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Image / Agenda / Image Writes

We need to just stop commenting on other people’s bodies


By Megan Burns
15th Oct 2021

@jonahhill

We need to just stop commenting on other people’s bodies

Actor Jonah Hill recently asked fans not to comment on his body, good or bad, and it’s a good rule for us all.

Jonah Hill has shared a post on Instagram asking fans not to talk about his body, and frankly it shouldn’t be too much to ask.

Back in February the actor posted a screenshot of a Daily Mail article which showed pictures of him surfing, writing: “I don’t think I ever took my shirt off in a pool until I was in my mid 30s even in front of family and friends. Probably would have happened sooner if my childhood insecurities weren’t exacerbated by years of public mockery about my body by press and interviewers.”

He then shared another post yesterday, asking people not to comment on his body at all, whether positive or negative. “I know you mean well but I kindly ask that you not comment on my body. Good or bad, I want to politely let you know it’s not helpful and doesn’t feel good. Much respect.”

Although it’s more commonly a problem for female celebrities, Hill makes an excellent point about the issue of remarking on others’ bodies, and shows that it can affect everyone.

While celebrities’ weight loss and gain has been a topic of media attention for years, it’s something for us all to remember as well. Other people’s relationships with their bodies are intensely personal and individual, and there’s no need to comment on them.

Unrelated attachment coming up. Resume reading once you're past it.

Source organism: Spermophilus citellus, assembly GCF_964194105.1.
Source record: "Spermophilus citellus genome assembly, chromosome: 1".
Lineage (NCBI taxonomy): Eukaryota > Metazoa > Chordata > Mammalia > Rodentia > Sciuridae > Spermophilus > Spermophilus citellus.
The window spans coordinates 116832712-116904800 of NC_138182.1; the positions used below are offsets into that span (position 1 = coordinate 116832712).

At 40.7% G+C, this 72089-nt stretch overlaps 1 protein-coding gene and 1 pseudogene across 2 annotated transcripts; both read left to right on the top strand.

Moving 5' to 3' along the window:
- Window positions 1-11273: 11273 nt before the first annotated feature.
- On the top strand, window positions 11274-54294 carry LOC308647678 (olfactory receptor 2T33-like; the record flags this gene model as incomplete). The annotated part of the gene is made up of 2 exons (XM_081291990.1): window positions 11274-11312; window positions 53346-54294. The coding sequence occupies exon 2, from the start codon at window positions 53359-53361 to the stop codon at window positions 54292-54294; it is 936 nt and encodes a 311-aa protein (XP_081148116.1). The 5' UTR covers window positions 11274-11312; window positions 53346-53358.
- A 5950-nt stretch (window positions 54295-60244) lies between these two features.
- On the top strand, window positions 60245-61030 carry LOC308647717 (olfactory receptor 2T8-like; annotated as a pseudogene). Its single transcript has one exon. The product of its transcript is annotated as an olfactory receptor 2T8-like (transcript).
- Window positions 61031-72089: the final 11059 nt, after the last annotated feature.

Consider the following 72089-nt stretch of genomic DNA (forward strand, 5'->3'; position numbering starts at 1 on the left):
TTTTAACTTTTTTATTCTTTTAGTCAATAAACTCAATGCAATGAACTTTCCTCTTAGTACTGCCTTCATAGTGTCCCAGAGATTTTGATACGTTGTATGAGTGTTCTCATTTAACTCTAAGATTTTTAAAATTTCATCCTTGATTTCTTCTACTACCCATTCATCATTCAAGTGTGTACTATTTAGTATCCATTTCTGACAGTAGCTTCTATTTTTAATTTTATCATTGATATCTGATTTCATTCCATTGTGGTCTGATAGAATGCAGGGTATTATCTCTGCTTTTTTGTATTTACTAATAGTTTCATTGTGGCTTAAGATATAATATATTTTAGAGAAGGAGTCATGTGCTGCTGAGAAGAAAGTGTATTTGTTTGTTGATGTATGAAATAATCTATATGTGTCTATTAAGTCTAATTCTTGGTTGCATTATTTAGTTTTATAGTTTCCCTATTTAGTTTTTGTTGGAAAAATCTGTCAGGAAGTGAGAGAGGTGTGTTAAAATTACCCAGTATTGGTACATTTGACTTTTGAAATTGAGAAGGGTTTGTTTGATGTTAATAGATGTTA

Even if you might think you’re complimenting someone by commenting on their weight loss, you don’t know if that change is because of something like disordered eating, medication to treat an illness, depression, or any number of other reasons that are definitely not positive.

Similarly, weight gain can be the result of someone’s health improving. Lena Dunham recently noted how comments on her recent wedding photos said she looked ‘unhealthy’ as she had gained weight, but came back with a perfect response.

“When will we learn to stop equating thinness with health/happiness? Of course weight loss can be the result of positive change in habits, but guess what? So can weight gain. The pics I’m being compared to are from when I was in active addiction with undiagnosed illness.”

The lesson? There’s no need to comment on anyone’s body — it’s simply none of your business.